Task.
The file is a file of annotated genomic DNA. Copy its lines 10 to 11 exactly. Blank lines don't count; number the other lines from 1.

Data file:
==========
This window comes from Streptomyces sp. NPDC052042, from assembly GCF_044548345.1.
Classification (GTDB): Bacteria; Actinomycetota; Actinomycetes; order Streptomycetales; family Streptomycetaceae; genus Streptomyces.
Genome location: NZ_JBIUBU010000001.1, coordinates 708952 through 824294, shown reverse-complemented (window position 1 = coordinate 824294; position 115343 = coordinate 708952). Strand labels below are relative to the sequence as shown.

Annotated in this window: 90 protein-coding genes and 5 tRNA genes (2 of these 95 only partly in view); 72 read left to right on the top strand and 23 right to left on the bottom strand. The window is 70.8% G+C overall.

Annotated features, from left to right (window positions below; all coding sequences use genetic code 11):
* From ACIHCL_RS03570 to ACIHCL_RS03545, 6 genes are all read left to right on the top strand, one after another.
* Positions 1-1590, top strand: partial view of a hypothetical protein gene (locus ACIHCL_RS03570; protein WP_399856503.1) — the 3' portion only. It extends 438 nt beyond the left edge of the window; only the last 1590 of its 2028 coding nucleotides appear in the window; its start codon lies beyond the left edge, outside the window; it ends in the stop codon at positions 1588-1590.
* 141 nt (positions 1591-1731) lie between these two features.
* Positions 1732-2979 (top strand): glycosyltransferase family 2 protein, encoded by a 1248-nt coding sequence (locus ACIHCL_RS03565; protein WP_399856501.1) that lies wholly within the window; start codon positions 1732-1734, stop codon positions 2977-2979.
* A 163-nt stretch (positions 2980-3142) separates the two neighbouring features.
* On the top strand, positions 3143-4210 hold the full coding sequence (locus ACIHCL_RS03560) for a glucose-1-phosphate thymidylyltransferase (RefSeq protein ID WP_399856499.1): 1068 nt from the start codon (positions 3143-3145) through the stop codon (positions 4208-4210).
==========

* A 163-nt stretch (positions 2980-3142) separates the two neighbouring features.
* On the top strand, positions 3143-4210 hold the full coding sequence (locus ACIHCL_RS03560) for a glucose-1-phosphate thymidylyltransferase (RefSeq protein ID WP_399856499.1): 1068 nt from the start codon (positions 3143-3145) through the stop codon (positions 4208-4210).